On a mild Sunday afternoon in March, the air outside Ben’s Sugar Shack in Temple, New Hampshire, carries the late-winter fragrance of burning wood and wet earth. Visitors arrive by car, glancing around at the lean Granite State landscape. Once they head inside the weathered pine building, though, the air is so humid it’s almost […]
By Naomi Kooker
Feb 20 2013
On a mild Sunday afternoon in March, the air outside Ben’s Sugar Shack in Temple, New Hampshire, carries the late-winter fragrance of burning wood and wet earth. Visitors arrive by car, glancing around at the lean Granite State landscape. Once they head inside the weathered pine building, though, the air is so humid it’s almost tropical–steamy and dense with the scent of browned sugar.
There’s no mistaking sugar season in New England. It’s winter’s last great hurrah, spring’s first greeting. As soon as the days hit 40 degrees while the nights still dip below freezing, the bare sugar maples come to life. This species, distinguished by the relatively high sucrose level of its sap, even has “sugar” in its botanical name, Acer saccharum. The freeze/thaw/freeze temperature cycle of late winter causes that watery sap to flow, creating pressure within the tree. When someone bores into the bark, the sap runs out. With buckets and tubing, wood fires and state-of-the-art equipment, maple producers around New England are in a mad dash to boil off as much sap as the season will allow, producing our own kind of liquid gold.
At its core, the process is quite simple: reducing the sap by evaporation and caramelizing the sugar. But those classic metal sap buckets are almost a thing of the past. Many of today’s producers tap their trees with brightly colored poly plastic tubing that crisscrosses the bush, using vacuum pumps to draw the sap down to holding tanks. Then reverse osmosis removes about 70 percent of the water from the sap before it ever sees an evaporating pan, cutting back on fuel costs and reducing the carbon footprint of each shack. It’s not as picturesque as the old way, but the increased efficiency has given this flannel-and-workboots industry a boost. In 2011, New Hampshire’s production reached an all-time high of 125,000 gallons, and while favorable weather was the biggest factor in that record yield, technology let producers make syrup more efficiently and affordably.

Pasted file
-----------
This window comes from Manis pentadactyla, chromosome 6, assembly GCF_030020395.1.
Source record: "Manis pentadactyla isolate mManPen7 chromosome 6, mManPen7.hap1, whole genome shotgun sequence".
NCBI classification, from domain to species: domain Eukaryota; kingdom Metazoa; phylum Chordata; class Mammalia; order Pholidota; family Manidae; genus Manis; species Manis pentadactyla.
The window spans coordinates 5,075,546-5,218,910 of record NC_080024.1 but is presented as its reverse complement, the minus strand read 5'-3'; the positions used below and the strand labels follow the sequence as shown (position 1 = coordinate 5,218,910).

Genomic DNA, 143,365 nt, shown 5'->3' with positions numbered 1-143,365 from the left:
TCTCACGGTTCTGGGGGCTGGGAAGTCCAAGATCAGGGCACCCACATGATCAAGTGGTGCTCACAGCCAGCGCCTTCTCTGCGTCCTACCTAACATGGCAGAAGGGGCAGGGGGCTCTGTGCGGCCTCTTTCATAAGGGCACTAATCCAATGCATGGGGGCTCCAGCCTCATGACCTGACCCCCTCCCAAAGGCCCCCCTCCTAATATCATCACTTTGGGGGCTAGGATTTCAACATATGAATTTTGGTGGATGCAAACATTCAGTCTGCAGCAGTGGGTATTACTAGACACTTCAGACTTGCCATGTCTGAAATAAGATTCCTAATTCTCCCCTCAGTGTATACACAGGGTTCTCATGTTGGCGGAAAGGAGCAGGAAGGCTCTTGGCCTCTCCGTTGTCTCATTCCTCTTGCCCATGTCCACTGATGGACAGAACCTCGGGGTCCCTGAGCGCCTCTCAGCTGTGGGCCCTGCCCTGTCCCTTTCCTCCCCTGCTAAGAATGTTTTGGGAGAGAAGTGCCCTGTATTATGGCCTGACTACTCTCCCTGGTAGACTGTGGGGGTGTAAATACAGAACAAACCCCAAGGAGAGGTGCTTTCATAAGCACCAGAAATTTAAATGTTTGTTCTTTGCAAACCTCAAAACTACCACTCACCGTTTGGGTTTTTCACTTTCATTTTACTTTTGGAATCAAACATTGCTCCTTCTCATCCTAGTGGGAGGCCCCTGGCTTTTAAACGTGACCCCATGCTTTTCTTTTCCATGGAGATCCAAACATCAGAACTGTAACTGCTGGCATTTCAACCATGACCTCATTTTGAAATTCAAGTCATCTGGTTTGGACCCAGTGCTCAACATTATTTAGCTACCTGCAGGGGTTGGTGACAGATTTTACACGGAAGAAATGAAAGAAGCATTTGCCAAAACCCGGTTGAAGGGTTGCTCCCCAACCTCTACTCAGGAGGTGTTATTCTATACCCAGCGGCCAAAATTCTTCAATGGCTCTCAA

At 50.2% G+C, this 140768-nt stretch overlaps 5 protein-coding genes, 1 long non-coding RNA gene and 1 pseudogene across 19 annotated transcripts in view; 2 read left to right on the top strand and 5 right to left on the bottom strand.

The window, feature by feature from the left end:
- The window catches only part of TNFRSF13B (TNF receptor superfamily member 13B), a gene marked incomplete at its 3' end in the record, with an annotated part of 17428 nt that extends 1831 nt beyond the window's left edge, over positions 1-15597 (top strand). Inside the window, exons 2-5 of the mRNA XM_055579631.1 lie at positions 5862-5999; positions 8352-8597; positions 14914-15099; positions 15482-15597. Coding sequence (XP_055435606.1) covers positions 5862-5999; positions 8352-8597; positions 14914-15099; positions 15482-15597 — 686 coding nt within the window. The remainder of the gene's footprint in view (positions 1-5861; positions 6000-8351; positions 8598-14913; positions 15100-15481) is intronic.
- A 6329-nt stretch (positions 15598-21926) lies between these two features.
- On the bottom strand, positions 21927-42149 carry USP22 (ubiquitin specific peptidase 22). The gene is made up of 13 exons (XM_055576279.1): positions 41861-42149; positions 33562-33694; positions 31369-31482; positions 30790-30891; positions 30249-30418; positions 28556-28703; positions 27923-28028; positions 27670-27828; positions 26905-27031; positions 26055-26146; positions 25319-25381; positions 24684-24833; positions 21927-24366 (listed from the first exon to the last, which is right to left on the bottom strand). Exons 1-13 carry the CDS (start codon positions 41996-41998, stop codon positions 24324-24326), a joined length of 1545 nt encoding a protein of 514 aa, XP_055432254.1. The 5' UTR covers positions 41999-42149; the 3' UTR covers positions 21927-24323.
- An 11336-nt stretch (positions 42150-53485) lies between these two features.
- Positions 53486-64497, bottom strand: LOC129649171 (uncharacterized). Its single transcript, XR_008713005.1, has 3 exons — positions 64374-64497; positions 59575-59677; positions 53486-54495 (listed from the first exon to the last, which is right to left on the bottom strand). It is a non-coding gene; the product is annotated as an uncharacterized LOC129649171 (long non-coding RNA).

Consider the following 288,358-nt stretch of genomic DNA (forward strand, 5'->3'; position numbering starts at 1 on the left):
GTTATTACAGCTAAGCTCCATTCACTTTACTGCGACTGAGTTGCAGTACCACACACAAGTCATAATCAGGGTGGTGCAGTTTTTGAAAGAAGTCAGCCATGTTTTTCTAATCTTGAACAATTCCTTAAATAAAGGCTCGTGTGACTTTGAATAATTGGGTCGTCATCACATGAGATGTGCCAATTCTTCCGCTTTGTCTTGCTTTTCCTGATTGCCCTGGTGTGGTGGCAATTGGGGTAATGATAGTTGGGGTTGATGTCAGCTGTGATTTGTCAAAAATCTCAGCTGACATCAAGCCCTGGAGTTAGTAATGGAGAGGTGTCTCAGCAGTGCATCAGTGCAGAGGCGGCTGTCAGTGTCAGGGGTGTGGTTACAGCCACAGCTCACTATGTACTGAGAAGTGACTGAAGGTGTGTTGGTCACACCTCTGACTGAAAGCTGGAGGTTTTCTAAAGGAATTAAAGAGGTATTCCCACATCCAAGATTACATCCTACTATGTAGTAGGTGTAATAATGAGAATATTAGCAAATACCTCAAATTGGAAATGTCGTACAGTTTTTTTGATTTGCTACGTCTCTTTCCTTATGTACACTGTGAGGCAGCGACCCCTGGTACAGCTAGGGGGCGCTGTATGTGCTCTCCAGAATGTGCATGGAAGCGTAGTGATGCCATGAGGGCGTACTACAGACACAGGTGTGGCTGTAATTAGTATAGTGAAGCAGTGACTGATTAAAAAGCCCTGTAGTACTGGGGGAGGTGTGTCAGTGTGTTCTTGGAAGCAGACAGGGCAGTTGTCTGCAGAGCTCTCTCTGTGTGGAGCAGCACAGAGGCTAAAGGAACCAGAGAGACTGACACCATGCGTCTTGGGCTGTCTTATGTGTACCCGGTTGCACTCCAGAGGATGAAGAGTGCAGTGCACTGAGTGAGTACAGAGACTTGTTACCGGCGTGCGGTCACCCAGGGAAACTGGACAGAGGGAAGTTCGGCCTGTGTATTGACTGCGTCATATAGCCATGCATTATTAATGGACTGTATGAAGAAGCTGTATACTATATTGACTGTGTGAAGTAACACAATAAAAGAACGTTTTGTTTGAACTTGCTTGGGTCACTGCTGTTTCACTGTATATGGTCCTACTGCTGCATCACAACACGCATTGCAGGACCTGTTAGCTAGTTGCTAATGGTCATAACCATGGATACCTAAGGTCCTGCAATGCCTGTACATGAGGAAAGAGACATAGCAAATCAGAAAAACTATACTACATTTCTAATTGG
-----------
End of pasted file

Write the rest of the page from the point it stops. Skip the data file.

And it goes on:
“A lot of [the ingenuity comes from] sugarmen playing around in the backyard to find something that works,” says Ben Fisk, 24, who’s been making syrup for 19 years–since he was a kid–and is himself a fifth-generation sugarman. When Fisk’s grandparents tapped the maples, they mostly used metal buckets to catch the sap. Ben has always used tubing for the most part–about 90 percent of the maple syrup produced in New Hampshire is collected this way–and even that newer technology has improved in the last few years. Fisk now knows the ideal number of trees to pair with each line (two or three) for maximum output, and he has access to smaller “micro-spouts” that are gentler to the bark and let the tree heal faster at the end of the season.
He, too, uses reverse osmosis to squeeze water out of his sap, bringing the sugar content from 2 percent to 10 percent before it ever sees the evaporator. That way, Fisk needs just 12 gallons of reduced sap to create a gallon of syrup, compared with the 43 gallons required using the old methods. That means less time in the evaporator and less fuel burned.
But it’s not all about innovation and technology. The best sugar makers know how to read their woods and the lay of the land. They can tell by sight and smell when the sap is just right. For Fisk, maple culture was always all around. On a kindergarten field trip, he fell in love with “sugar on snow.” By his sixth birthday, his father had built a makeshift evaporator so that his son could stoke a little fire to boil his own. “He was pretty determined, sitting by that barrel,” recalls Wendell Fisk. At 14, Ben and his dad constructed a larger shack, which now holds his 4-by-12-foot wood-fueled evaporator. On a good day he can produce 600 gallons of syrup.
But in the end, Fisk knows that the best reverse-osmosis machine and the largest evaporator can’t trump unpredictable weather. Last year, a mild spring caused a short sugaring season, cutting production nearly in half. And global warming threatens the very existence of New England’s sugarbush landscape; warmer temperatures could push the maple forest farther north into Quebec, which already accounts for about 80 percent of the world’s maple-syrup supply.
But when asked about last year’s anemic season, Fisk shrugs, unruffled. “It’s all about Mother Nature,” he says, firm in his faith that cycles come and go. There’s always next spring. Meanwhile, enjoy these recipes for maple-rich meals from dawn till dusk, breakfast through dessert.